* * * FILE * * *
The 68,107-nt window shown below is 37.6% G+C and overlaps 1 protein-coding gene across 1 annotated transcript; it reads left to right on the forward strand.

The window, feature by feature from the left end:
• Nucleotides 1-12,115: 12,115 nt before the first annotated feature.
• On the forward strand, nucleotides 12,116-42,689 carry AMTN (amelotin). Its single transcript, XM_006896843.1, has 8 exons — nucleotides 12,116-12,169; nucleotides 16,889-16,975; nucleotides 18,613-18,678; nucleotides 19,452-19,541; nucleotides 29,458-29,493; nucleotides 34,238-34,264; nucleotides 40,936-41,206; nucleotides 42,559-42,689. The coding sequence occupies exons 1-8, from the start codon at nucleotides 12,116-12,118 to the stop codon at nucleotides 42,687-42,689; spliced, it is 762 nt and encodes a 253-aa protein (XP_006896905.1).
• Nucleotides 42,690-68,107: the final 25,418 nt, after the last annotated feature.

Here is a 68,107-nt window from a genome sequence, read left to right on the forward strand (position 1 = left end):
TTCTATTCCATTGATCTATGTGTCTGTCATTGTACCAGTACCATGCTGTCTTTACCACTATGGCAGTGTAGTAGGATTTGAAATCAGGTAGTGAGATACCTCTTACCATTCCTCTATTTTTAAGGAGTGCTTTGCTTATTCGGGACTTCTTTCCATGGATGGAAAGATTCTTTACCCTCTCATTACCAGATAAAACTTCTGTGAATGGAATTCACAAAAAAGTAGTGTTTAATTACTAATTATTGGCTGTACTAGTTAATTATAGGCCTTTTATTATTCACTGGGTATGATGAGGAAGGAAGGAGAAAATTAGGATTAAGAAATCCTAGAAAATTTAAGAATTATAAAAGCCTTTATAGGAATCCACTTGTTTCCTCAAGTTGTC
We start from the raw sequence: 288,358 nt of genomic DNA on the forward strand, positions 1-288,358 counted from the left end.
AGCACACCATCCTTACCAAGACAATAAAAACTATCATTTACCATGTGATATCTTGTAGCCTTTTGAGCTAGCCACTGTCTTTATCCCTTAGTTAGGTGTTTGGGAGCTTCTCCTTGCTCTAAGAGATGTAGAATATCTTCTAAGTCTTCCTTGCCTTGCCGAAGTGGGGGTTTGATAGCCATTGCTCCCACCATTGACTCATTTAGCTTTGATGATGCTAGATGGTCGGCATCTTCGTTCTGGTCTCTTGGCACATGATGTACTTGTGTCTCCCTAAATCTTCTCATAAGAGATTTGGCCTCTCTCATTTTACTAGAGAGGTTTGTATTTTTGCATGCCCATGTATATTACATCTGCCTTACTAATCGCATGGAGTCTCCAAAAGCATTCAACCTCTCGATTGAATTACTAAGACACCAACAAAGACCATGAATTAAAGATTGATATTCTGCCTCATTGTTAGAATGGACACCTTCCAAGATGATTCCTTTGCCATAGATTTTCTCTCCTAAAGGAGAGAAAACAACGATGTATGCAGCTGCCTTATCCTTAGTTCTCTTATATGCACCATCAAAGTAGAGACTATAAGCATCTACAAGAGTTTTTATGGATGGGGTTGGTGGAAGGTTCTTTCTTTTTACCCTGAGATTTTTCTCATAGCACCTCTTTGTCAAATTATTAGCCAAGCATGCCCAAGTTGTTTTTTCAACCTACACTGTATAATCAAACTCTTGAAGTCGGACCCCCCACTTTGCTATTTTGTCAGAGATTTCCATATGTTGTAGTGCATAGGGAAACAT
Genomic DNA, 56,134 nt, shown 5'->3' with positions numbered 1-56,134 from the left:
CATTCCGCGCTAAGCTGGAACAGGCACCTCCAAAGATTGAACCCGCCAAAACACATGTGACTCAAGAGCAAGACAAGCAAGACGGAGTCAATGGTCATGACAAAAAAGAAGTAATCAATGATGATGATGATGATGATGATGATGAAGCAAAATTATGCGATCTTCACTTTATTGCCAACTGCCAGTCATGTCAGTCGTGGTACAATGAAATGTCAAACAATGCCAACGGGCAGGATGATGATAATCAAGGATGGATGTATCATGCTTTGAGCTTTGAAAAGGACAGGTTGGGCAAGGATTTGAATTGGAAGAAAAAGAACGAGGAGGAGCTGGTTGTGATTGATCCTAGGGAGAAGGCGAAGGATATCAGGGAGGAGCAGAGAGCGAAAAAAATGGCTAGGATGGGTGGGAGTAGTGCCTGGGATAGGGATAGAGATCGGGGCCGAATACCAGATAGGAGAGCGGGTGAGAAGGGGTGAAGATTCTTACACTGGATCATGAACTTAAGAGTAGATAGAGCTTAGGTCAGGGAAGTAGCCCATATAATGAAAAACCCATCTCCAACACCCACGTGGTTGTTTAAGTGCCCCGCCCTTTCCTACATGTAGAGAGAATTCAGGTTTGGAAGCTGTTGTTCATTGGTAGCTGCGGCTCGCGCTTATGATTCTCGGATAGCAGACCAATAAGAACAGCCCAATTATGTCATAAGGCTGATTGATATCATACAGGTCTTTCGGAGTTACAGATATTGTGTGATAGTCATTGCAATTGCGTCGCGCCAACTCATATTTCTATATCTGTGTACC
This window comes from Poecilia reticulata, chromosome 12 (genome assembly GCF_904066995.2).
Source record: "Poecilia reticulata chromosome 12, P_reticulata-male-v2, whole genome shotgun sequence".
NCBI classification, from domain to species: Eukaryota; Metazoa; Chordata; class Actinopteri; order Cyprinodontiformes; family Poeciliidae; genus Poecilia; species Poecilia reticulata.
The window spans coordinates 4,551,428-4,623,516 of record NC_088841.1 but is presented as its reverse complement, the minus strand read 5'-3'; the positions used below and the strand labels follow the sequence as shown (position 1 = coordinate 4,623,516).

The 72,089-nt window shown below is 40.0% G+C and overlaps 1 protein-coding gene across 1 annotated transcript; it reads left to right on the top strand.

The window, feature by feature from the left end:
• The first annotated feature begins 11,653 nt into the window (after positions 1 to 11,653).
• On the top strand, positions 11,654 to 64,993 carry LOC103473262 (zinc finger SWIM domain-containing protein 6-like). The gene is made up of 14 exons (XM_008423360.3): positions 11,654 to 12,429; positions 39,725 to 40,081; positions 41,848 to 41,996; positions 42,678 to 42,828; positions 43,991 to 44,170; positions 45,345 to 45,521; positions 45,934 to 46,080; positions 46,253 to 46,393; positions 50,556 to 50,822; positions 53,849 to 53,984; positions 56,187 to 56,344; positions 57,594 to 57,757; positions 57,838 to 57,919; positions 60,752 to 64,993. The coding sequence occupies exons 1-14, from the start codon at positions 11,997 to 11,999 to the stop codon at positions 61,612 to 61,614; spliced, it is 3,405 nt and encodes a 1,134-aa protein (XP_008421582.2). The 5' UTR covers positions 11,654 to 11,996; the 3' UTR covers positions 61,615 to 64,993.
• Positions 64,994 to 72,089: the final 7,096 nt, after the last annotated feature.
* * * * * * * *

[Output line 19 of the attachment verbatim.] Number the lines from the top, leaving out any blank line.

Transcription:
• On the top strand, positions 11,654 to 64,993 carry LOC103473262 (zinc finger SWIM domain-containing protein 6-like). The gene is made up of 14 exons (XM_008423360.3): positions 11,654 to 12,429; positions 39,725 to 40,081; positions 41,848 to 41,996; positions 42,678 to 42,828; positions 43,991 to 44,170; positions 45,345 to 45,521; positions 45,934 to 46,080; positions 46,253 to 46,393; positions 50,556 to 50,822; positions 53,849 to 53,984; positions 56,187 to 56,344; positions 57,594 to 57,757; positions 57,838 to 57,919; positions 60,752 to 64,993. The coding sequence occupies exons 1-14, from the start codon at positions 11,997 to 11,999 to the stop codon at positions 61,612 to 61,614; spliced, it is 3,405 nt and encodes a 1,134-aa protein (XP_008421582.2). The 5' UTR covers positions 11,654 to 11,996; the 3' UTR covers positions 61,615 to 64,993.